Use your will, not your strength

We already know that when you practice Tai Chi your body should be relaxed. You should not be using any strength. Using strength while practicing Tai Chi restricts you.  Attaining complete physical relaxation will open your body and spirit to move freely and easily not only during your Tai Chi practice but also outside of practice. This will develop your physical, mental and emotional agility and flexibility.

To develop true inner strength, you must first unblocked the flow of blood and Qi. Then you can use your will and not your strength to direct the Chi freely throughout your body.

‘When you are extremely soft you then can become extremely hard and powerful.’ The body of someone who practices Tai Chi is to be considered like ‘iron wrapped in cotton’, powerful and solid. A dedicated Tai Chi practitioner can be strong when needed and otherwise they float lightly and freely.

Yi in Chinese can be translated to ‘will’ or ‘intent’. It is said where the Yi goes the Chi will flow.

So, you must be relaxed to allow the Chi to flow using your will and intent only.

 
Coordinate the top and the bottom

It is said that “The root is in the feet, released through the legs, controlled by the waist, and materialized in the hands and fingers.” You must move all the parts of your body together in unison. Move the hands, waist legs and eyes together. Move the power continuously from the ground, through the feet, up the legs, through the hips and then out the hands. If you make full use of your legs and waist you can punch with much more power.

 

Harmonize the internal with the external

It is said that; “The shen is the commander, the body is the agent.” Shen is translated from Chinese to spirit or soul. When you train to control your shen, your movements become lighter and you become more agile. There are physical movements associated with Tai Chi that also have a secondary meaning. When you open a Tai Chi form you are also opening your spirit to connect with the universe and the earth. Closing your form also brings you back into your physical body and closes the connection you created in the opening. It is like playing music that touches one’s soul. Use your spirit during your practice and you will connect to the higher energy around you.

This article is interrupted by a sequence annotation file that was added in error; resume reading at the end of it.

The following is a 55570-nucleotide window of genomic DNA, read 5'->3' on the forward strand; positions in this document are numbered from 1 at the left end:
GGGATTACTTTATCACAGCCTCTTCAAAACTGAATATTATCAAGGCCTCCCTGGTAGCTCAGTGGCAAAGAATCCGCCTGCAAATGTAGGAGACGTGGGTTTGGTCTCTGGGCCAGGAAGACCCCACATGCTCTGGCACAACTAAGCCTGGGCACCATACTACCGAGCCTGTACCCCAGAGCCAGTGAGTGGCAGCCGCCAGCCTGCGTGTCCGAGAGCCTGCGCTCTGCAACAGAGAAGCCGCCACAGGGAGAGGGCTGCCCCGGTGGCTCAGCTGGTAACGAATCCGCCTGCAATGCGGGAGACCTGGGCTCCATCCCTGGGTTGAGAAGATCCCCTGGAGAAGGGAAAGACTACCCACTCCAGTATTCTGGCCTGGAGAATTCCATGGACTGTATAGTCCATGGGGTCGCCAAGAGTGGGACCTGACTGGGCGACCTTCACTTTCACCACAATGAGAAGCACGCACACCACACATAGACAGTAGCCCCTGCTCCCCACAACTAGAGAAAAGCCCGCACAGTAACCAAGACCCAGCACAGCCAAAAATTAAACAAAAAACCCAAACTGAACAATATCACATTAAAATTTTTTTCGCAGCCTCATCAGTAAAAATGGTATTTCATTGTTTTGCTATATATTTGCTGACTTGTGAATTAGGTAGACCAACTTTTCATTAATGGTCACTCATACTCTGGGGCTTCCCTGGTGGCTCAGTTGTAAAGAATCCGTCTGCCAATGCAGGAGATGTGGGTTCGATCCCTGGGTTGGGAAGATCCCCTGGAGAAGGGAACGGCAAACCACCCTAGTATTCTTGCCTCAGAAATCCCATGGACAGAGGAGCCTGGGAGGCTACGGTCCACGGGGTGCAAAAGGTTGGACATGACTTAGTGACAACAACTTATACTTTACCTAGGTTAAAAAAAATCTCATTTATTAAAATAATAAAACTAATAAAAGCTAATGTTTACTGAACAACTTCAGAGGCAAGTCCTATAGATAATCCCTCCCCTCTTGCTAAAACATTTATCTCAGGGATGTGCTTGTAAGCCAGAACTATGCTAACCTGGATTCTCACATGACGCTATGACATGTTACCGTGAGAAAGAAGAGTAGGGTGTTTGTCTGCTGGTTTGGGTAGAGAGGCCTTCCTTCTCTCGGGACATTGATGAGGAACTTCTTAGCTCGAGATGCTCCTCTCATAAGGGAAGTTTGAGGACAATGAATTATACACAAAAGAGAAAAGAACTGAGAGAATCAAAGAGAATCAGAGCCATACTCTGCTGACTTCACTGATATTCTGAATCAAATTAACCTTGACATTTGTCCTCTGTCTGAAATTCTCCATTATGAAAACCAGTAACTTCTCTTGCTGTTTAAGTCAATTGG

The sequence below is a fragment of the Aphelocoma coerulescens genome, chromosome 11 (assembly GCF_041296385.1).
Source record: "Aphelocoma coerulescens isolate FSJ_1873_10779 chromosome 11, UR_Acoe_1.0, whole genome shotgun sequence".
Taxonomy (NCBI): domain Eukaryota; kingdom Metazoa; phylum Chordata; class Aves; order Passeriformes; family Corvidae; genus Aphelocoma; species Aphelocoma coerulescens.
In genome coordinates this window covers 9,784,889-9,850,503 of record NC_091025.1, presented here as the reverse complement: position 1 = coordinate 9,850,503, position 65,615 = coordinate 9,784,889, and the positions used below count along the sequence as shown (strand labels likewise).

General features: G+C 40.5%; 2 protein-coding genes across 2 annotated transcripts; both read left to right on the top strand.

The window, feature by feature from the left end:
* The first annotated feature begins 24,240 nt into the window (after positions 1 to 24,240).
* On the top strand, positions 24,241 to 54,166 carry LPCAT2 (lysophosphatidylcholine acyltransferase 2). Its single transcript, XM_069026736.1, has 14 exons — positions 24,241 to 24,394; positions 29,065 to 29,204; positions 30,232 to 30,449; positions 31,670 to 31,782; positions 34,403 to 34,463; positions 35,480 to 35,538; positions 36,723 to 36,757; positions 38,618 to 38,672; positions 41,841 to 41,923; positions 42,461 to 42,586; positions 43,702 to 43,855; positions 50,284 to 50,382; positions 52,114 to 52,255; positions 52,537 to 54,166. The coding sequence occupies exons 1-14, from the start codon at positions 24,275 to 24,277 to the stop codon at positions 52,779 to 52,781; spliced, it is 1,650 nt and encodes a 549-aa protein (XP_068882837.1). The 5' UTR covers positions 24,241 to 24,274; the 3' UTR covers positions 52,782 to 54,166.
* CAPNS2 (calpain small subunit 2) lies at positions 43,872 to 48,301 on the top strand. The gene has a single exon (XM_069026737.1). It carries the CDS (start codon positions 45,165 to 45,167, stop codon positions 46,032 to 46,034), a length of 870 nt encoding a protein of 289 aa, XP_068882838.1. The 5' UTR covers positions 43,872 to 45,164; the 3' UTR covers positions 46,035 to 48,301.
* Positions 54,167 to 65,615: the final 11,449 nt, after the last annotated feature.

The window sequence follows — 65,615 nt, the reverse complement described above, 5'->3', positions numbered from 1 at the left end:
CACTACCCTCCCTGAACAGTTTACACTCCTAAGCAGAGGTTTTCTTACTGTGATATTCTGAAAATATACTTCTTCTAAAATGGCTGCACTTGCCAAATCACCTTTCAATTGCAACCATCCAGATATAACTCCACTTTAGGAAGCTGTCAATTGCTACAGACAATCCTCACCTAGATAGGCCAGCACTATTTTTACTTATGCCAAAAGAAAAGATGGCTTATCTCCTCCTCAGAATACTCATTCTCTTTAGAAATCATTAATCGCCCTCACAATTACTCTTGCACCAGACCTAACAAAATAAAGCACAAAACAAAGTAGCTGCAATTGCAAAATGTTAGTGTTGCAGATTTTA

Some days you might not feel particularly connected to your spirit during your practice. That is a day practice your drills and fundamentals. Remember you must also train your physical body’s strength and flexibility to create harmony between the internal and the external.

 

Move your body with continuity

When you practice Tai Chi, it is said that you must move continuously like you are drawing silk from a cocoon. This requires a consistent pull that is neither too hard nor too soft that cannot ever be stopped or interrupted. The cycles never end and all the movements must string together to create a flow of Chi and power. Tai Chi is like a river that constantly flows with power. This slowness of Tai Chi is what makes it so beautiful and good for your health.

 

Seek the stillness that is in the movement

When you slow down your movement your breathing becomes soft and even and the Chi can sink down into your belly. Moving slowly your pulse remains slow and keeps the nervous system relaxed. In other words, don’t move so fast that you are out of breath. This is a kind of meditation in motion.  For many beginners to meditation who find it hard to be still these movements in stillness provide a way to enter deeper states of meditation. Train your body to know the movements without thinking, silence your monkey mind and then you can go deep into the stillness.

These 10 principles can also be applied to your everyday life, your relationships, your work environment and even dancing or playing music. Pay attention to where you find them and let me know either by email or social media what you have discovered.